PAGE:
# Proof of consistency of Maximum Likelihood Estimator

I would appreciate some help comprehending a logical step in the proof below about the consistency of MLE. It comes directly from Hogg, McKean, Craig, Introduction to Mathematical Statistics, 6th edition, Chapter 6, page 317.

So here goes:

Assume that $$\hat{\theta_n}$$ solves the estimating equation $$\frac{\partial l(\theta)}{\partial \theta}=0$$. Also assume the following regularity conditions:

1. the parameters identify the pdfs
2. the pdfs have common support for all $$\theta$$
3. The point $$\theta_0$$ is the true parameter and is an interior point in $$\Omega$$

Then $$\hat{\theta_n} \xrightarrow{P} \theta_0$$

Proof

Let $$\mathbf{X}=(x_1,x_2, \ldots, {x_n})$$, the vector of observations. Since $$\theta_0$$ is an interior point in $$\Omega$$ , $$(\theta_0 -a, \theta_0 +a) \subset \Omega$$ for some $$a >0$$. Define $$S_n$$ to be the event

$$S_n= \{ \mathbf {X} : l(\theta_0 ; \mathbf{X}) > l(\theta_0 -a ; \mathbf{X}) \} \cap \{ \mathbf{X}: l(\theta_0; \mathbf{X}) > l( \theta_0 +a ;\mathbf{X}) \}$$

And this is where i have a problem. How can we evaluate the log-likelihood function at $$\theta=\theta_0\pm a$$ ? we only know that $$(\theta_0 -a, \theta_0 +a) \subset \Omega$$, we have not assumed that $$\theta_0 -a\in\Omega$$ or that $$\theta_0 +a\in\Omega$$. What if $$\Omega=(\theta_0 -a, \theta_0 +a)$$? Then the set $$S_n$$ is always empty(because $$l(\theta_0 -a ; \mathbf{X})$$ and $$l(\theta_0 +a ; \mathbf{X})$$ are undefined. ) and the proof breaks down for trivial reasons.

So that is my question. How is it justified to assume that $$l(\theta_0 +a ; \mathbf{X})$$ and $$l(\theta_0 -a ; \mathbf{X})$$ are defined?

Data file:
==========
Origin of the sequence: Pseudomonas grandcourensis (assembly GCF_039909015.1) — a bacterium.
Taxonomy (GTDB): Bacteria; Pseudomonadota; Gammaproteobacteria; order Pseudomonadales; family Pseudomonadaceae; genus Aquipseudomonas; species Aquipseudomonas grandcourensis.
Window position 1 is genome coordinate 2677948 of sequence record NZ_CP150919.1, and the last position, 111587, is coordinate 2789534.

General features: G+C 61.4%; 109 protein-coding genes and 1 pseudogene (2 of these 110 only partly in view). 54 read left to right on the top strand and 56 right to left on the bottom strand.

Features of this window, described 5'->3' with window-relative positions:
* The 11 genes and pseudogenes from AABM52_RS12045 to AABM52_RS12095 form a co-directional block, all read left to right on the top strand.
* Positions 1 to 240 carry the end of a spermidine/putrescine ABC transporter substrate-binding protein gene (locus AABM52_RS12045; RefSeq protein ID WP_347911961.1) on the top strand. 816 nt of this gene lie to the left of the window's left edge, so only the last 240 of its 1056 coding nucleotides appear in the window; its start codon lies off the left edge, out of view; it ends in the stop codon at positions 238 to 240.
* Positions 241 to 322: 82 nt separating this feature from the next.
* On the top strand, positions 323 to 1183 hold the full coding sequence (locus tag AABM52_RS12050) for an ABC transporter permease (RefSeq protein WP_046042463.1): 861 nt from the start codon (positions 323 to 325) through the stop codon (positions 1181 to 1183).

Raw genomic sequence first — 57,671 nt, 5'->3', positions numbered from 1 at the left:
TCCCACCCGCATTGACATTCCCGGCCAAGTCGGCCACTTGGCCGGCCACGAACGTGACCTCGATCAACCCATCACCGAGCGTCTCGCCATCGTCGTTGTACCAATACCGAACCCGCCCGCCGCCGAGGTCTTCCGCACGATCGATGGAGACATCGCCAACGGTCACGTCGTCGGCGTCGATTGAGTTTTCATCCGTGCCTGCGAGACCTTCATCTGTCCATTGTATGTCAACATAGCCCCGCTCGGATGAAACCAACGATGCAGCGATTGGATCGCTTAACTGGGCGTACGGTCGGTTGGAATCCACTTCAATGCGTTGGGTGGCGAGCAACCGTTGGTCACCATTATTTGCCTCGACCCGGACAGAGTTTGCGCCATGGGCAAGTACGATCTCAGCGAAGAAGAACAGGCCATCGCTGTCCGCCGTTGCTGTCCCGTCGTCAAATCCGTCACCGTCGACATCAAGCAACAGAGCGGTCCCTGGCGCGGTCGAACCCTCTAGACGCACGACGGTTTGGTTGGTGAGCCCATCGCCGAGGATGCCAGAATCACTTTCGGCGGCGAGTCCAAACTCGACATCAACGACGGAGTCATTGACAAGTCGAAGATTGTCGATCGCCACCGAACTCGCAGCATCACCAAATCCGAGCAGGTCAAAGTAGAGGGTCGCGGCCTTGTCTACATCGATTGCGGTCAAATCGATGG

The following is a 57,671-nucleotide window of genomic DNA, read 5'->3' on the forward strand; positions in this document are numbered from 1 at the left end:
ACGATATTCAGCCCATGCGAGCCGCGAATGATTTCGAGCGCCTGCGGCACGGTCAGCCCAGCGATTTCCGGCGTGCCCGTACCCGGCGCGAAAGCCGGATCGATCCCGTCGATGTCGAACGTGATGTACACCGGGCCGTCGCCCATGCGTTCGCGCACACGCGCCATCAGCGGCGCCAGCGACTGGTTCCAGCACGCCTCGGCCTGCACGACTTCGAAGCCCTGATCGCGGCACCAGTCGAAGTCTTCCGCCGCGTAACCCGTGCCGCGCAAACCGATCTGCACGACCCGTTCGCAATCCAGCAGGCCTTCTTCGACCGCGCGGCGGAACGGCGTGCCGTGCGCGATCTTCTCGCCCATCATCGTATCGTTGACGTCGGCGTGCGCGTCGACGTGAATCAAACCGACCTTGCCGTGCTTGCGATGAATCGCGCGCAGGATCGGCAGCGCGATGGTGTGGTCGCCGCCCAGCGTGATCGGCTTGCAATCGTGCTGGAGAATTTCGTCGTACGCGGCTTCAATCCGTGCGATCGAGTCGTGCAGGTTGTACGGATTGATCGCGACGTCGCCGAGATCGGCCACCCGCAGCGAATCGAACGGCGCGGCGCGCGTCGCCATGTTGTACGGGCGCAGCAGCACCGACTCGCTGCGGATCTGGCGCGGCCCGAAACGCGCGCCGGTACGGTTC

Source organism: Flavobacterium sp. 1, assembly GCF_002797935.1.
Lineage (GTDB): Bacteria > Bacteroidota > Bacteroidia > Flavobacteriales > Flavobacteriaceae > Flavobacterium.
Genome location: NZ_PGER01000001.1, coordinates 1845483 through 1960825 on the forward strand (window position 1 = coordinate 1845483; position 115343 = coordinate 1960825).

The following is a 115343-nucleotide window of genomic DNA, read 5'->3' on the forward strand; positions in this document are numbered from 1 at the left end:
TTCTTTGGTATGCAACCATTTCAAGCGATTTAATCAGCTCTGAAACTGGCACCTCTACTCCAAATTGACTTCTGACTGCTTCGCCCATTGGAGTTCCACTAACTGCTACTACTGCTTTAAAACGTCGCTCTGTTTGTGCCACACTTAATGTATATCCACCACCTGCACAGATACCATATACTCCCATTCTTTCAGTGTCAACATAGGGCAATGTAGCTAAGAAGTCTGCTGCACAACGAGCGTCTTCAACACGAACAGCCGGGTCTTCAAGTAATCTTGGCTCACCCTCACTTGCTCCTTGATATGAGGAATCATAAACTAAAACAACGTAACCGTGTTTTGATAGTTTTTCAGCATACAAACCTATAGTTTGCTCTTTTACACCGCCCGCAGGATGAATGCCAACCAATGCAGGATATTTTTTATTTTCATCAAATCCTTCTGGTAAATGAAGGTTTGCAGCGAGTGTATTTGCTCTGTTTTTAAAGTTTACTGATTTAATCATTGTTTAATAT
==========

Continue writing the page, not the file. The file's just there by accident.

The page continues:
Of course, the proof is not complete at this point but if I have this clarified, I can take it from there. Thank you in advance.

edit:

until now, I have seen this same proof in two books, namely Lehman Casella(2nd edition) page 447 and Hogg and Craig(6th edition) page 317. and in both books, the authors did not assume that $$\theta-a$$ and $$\theta+a$$ are inside the parameter space. And so, I am of the opinion that assuming $$\theta-a\in\Omega$$ and $$\theta+a\in\Omega$$ is unnecessary. What I do not understand is why these assumptions are unnecessary.

It looks like the author intends for the set $$(\theta_0-a, \theta_0+a)$$ to be on the interior of $$\Omega$$. Strictly speaking, what the proof should have done is to choose a value $$a>0$$ such that:

$$(\theta_0-a, \theta_0+a) \subseteq \text{int }\Omega,$$

which then implies $$\theta \pm a \in \Omega$$. Bear in mind here that we only need to have the relevant equations hold for some $$a>0$$, and this can be guaranteed by taking $$a$$ to be sufficiently small to ensure that $$(\theta_0-a, \theta_0+a)$$ lies in the interior of the parameter space. I think the author of the proof was just a bit sloppy here in stating that particular step.

• your (Ben) answer is better (more technical) than mine, but it was pretty much exactly what I was thinking Commented Sep 24, 2021 at 16:45